Laura Seitz, Deseret News
Senator Luz Robles, D-Salt Lake City, Representative Gage Froerer, R-Ogden, and Representative Steve Eliason, R-Cottonwood Heights, Midvale, and Sandy, discuss their similar bills, Youth Suicide Prevention Revision, SB184, Parental Notification Related to Student Safety, HB134, and Suicide Prevention Programs, HB154 at the Capitol in Salt Lake City on Thursday, Feb. 21, 2013.

SALT LAKE CITY — In a display of bipartisan support, 46 representatives — both Republicans and Democrats — have joined as co-sponsors of a bill that requires parental notification of suicide threats, bullying and harassment at schools.

A substitute version of HB134, listing the House co-sponsors and specifying that parent notification records classify as private under the Government Records Access Management Act, was adopted Tuesday by the Senate and granted a third reading after a 27-1 vote. A version of the bill has already passed the House of Representatives.

HB134, sponsored by Rep. Gage Froerer, R-Huntsville, would require schools to notify parents if a student expresses a suicidal threat or is involved in an incident of bullying, cyberbullying, harassment, hazing or retaliation. It would also require schools to obtain a statement from the student's parents acknowledging that they were notified of the school's concerns.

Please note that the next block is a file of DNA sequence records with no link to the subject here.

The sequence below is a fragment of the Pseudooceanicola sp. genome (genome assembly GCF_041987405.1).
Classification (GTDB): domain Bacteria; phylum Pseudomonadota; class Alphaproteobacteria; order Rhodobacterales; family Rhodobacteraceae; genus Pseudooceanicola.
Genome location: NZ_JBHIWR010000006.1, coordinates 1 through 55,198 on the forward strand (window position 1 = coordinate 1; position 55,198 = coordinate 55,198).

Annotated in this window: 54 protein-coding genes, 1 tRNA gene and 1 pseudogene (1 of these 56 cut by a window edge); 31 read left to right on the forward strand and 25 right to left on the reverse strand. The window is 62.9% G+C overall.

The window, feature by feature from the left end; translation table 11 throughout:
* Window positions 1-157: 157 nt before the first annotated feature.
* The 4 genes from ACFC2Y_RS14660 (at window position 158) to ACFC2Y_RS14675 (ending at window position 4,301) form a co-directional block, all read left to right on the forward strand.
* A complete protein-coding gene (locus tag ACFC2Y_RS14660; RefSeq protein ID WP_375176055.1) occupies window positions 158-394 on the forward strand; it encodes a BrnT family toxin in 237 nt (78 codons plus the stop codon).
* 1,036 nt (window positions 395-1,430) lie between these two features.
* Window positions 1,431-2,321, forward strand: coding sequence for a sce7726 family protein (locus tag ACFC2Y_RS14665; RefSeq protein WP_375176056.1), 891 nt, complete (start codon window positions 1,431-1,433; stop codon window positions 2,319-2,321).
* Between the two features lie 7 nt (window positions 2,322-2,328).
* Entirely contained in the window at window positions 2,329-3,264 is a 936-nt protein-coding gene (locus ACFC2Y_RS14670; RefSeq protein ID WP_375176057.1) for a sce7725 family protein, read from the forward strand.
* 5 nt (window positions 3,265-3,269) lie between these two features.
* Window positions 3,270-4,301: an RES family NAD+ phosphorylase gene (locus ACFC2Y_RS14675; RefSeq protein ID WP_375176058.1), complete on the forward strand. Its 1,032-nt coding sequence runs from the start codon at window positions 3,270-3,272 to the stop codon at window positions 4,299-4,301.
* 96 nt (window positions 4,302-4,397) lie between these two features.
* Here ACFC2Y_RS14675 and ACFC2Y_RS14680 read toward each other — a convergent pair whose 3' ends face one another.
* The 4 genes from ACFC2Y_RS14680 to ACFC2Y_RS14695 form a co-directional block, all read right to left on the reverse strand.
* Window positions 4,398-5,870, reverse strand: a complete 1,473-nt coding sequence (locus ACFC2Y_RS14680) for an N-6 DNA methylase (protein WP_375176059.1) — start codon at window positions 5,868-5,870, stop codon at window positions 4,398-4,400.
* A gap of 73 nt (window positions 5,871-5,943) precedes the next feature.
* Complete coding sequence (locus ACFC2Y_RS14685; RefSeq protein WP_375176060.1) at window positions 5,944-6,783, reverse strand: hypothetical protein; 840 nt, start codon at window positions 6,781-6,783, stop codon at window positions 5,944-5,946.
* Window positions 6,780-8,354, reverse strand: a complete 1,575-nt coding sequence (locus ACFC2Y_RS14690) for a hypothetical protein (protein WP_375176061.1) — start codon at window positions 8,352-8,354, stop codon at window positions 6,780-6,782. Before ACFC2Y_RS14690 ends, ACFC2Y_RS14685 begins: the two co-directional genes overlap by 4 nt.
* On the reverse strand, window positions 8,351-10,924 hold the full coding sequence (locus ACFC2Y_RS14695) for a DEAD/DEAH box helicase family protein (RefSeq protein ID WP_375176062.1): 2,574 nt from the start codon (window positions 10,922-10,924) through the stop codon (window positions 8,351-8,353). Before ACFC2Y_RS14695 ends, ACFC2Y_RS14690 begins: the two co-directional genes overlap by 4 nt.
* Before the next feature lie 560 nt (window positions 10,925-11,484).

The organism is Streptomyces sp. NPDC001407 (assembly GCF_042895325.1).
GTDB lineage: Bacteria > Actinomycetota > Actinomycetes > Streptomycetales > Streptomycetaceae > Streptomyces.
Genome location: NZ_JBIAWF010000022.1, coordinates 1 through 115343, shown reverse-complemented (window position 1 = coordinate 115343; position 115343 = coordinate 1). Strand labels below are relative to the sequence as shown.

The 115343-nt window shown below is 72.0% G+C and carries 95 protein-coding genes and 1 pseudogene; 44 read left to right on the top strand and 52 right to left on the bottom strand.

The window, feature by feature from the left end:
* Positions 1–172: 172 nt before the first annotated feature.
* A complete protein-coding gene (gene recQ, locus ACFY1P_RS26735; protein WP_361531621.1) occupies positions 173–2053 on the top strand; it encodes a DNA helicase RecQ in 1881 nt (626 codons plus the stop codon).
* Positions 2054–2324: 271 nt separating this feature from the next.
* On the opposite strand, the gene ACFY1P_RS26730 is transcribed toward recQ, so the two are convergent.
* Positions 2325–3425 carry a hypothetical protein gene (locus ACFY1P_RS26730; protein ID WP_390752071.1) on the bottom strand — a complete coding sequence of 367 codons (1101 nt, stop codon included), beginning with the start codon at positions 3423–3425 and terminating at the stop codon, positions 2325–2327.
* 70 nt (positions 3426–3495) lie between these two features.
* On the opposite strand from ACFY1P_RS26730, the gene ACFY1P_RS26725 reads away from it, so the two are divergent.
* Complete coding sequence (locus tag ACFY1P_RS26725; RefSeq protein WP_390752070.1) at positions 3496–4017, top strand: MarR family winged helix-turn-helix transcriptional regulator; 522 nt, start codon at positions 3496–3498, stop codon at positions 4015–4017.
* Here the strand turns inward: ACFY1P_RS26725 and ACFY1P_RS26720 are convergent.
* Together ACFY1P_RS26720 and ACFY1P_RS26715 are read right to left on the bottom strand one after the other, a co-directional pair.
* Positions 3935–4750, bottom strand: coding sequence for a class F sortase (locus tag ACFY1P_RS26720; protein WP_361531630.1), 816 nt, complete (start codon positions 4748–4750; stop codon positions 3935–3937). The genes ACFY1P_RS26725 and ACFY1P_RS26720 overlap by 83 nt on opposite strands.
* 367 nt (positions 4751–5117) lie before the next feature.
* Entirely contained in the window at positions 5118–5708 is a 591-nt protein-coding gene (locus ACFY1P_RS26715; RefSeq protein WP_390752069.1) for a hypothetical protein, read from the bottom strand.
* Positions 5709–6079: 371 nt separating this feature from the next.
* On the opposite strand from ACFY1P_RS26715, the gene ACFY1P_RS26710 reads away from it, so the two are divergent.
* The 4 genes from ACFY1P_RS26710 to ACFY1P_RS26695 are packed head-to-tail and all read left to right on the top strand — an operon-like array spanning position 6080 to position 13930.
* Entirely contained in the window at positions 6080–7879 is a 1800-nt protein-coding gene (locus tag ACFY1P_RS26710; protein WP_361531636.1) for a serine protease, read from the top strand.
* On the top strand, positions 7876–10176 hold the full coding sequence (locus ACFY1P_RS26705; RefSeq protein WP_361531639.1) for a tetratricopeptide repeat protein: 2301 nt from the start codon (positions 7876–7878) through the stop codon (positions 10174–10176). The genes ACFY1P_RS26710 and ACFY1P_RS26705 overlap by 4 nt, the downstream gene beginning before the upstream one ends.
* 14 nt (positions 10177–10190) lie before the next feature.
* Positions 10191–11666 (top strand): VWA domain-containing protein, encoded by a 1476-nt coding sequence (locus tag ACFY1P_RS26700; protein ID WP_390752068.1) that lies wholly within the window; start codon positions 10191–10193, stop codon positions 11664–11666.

The bill, like others currently being debated by lawmakers, seeks to address Utah's youth suicide rate, which is among the highest in the nation and is currently the second-leading cause of death for Utah's teenagers.

"We need to have a school employee drop whatever they're doing and run to that family and say, 'This is serious,'" said Sen. Jim Dabakis, D-Salt Lake City. "This would remind our school districts and our teachers and this community that we do have this obligation."

The lone vote in opposition was cast by Sen. Margaret Dayton, R-Orem, who expressed concerns about the potential confusion of liability involving schools in the incident of a student's death since the language of the bill does not address or clarify that issue.

Dayton also questioned whether the bill would place new expectations of emotional and mental health care on school officials without the resources to adequately provide those services.

"I'm not sure that this is the best way we have to deal with it," she said.

The bill will be read for a third time in the Senate and will need to be returned to the House for concurrence prior to final passage.

The Senate also passed HB154, which directs the State Office of Education and Department of Human Services to designate suicide prevention coordinators to implement and oversee suicide prevention programs in schools an and in the state as a whole.

An amendment to HB154 was adopted in the Senate, decreasing the fiscal note attached the bill, which will require consideration and approval by the House prior to final passage.